As the Philippines moves towards implementing the K-12 curriculum, there has been a mismatch in teacher preparation in science. The present teacher education curriculum prepares science teachers to specialise in a specific field (e.g. integrated science, biology, chemistry, and physics). However, in the K-12 curriculum, they are required to teach all the sciences in a spiral progression approach. Hence, this study analysed the experiences of science teachers in teaching chemistry in the K-12 curriculum in order to identify their challenges and how they are overcoming them. Findings suggest that the teacher’s content, pedagogy, and assessment in chemistry are problematic; specifically, challenges such as instruction-related factors, teacher competence, in-service training sufficiency, job satisfaction, support from upper management, laboratory adequacy, school resources, assessment tools, and others influence teacher success in teaching chemistry. These identified challenges greatly affect the ultimate beneficiaries of education, which is the learner.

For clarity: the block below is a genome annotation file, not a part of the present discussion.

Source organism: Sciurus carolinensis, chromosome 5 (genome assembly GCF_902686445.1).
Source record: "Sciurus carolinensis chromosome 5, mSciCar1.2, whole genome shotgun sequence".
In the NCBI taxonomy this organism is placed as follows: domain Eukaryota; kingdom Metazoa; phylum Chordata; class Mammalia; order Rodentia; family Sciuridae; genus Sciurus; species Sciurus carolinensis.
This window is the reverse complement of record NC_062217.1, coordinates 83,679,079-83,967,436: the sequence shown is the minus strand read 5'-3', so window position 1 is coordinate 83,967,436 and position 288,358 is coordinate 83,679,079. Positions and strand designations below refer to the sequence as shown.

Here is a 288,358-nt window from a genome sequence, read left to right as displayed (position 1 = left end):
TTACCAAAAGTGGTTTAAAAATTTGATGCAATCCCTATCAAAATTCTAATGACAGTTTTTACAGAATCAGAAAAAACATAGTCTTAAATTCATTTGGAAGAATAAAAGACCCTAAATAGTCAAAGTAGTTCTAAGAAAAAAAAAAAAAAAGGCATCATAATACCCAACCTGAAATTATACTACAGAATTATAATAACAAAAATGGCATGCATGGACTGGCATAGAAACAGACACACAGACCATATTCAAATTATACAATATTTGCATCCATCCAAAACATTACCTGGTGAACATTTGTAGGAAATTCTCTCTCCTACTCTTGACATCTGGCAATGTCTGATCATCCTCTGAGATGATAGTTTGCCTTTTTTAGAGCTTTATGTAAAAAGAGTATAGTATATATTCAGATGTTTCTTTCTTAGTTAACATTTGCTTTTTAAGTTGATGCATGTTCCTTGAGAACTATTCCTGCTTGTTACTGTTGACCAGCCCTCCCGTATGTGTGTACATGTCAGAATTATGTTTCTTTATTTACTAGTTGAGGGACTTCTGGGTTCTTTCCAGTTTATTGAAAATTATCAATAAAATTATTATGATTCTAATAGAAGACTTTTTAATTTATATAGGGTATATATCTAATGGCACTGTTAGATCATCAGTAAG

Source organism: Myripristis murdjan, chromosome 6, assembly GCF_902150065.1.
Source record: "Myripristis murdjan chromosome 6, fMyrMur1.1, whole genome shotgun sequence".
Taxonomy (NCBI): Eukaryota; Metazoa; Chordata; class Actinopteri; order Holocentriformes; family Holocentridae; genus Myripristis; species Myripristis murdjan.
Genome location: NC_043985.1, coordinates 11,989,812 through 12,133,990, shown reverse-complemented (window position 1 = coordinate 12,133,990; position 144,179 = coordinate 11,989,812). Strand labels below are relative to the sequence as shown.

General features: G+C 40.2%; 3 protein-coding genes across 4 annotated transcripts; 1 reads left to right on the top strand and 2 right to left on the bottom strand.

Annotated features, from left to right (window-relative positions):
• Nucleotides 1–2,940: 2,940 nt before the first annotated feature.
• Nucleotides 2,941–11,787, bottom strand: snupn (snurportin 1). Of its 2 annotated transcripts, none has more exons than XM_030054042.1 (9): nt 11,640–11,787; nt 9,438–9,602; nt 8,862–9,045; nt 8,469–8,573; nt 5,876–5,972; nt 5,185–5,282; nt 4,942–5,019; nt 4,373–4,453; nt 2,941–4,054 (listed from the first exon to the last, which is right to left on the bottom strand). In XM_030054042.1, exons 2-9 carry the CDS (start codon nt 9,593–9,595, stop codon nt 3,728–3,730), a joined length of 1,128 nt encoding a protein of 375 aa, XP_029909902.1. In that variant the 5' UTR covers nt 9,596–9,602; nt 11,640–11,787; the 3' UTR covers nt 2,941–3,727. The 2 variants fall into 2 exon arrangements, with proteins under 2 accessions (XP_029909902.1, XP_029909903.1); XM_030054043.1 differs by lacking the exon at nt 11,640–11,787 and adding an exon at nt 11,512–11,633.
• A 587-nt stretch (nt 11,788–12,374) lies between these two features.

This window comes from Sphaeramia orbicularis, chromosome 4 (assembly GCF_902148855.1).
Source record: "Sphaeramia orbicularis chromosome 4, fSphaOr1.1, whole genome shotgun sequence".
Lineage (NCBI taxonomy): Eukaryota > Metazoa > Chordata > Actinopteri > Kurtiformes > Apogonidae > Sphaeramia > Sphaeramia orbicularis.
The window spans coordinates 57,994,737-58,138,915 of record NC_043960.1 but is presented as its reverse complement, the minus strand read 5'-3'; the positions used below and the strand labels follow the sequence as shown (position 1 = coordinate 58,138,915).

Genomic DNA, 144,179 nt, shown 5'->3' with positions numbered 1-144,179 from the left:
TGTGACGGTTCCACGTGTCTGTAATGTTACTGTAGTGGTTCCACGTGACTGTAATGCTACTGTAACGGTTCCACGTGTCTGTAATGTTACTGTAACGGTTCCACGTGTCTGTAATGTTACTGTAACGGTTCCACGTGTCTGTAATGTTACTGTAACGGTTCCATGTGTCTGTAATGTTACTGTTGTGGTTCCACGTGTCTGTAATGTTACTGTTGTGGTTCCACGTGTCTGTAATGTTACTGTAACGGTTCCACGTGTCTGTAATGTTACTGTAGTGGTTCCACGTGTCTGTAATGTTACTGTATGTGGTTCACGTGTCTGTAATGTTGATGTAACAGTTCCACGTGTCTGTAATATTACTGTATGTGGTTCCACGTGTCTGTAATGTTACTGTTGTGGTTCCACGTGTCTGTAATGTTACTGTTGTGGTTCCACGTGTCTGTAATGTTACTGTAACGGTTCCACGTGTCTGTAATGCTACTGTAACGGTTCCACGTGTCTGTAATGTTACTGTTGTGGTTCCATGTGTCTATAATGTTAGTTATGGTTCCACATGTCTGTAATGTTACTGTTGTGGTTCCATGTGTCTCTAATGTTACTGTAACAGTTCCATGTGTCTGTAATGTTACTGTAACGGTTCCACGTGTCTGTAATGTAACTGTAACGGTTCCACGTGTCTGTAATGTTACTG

Orbe, J. R.,
Espinosa, A. A.,
& Datukan, J. T.
Teaching Chemistry in a Spiral Progression Approach: Lessons from Science Teachers in the Philippines.
Australian Journal of Teacher Education, 43(4).
Chemistry Commons, Curriculum and Instruction Commons, Junior High, Intermediate, Middle School Education and Teaching Commons, Science and Mathematics Education Commons, Secondary Education Commons, Secondary Education and Teaching Commons